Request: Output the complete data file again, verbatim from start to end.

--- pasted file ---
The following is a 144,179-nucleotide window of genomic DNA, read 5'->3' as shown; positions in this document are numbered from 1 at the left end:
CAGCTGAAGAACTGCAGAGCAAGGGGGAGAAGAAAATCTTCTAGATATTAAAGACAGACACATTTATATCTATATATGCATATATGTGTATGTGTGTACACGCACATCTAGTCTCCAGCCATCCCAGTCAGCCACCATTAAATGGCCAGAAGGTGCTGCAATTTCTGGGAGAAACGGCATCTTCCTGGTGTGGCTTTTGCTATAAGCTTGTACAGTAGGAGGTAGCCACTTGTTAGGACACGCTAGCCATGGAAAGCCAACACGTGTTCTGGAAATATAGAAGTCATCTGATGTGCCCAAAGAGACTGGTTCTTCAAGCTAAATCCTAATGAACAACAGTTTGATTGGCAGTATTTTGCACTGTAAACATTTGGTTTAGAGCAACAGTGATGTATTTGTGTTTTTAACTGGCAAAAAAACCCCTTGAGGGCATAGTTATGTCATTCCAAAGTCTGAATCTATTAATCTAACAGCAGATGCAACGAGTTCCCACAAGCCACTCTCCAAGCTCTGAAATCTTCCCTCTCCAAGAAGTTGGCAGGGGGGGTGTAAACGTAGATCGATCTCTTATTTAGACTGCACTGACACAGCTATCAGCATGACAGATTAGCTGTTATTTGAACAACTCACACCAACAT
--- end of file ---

The following is a 144,179-nucleotide window of genomic DNA, read 5'->3' as shown; positions in this document are numbered from 1 at the left end:
CAGCTGAAGAACTGCAGAGCAAGGGGGAGAAGAAAATCTTCTAGATATTAAAGACAGACACATTTATATCTATATATGCATATATGTGTATGTGTGTACACGCACATCTAGTCTCCAGCCATCCCAGTCAGCCACCATTAAATGGCCAGAAGGTGCTGCAATTTCTGGGAGAAACGGCATCTTCCTGGTGTGGCTTTTGCTATAAGCTTGTACAGTAGGAGGTAGCCACTTGTTAGGACACGCTAGCCATGGAAAGCCAACACGTGTTCTGGAAATATAGAAGTCATCTGATGTGCCCAAAGAGACTGGTTCTTCAAGCTAAATCCTAATGAACAACAGTTTGATTGGCAGTATTTTGCACTGTAAACATTTGGTTTAGAGCAACAGTGATGTATTTGTGTTTTTAACTGGCAAAAAAACCCCTTGAGGGCATAGTTATGTCATTCCAAAGTCTGAATCTATTAATCTAACAGCAGATGCAACGAGTTCCCACAAGCCACTCTCCAAGCTCTGAAATCTTCCCTCTCCAAGAAGTTGGCAGGGGGGGTGTAAACGTAGATCGATCTCTTATTTAGACTGCACTGACACAGCTATCAGCATGACAGATTAGCTGTTATTTGAACAACTCACACCAACAT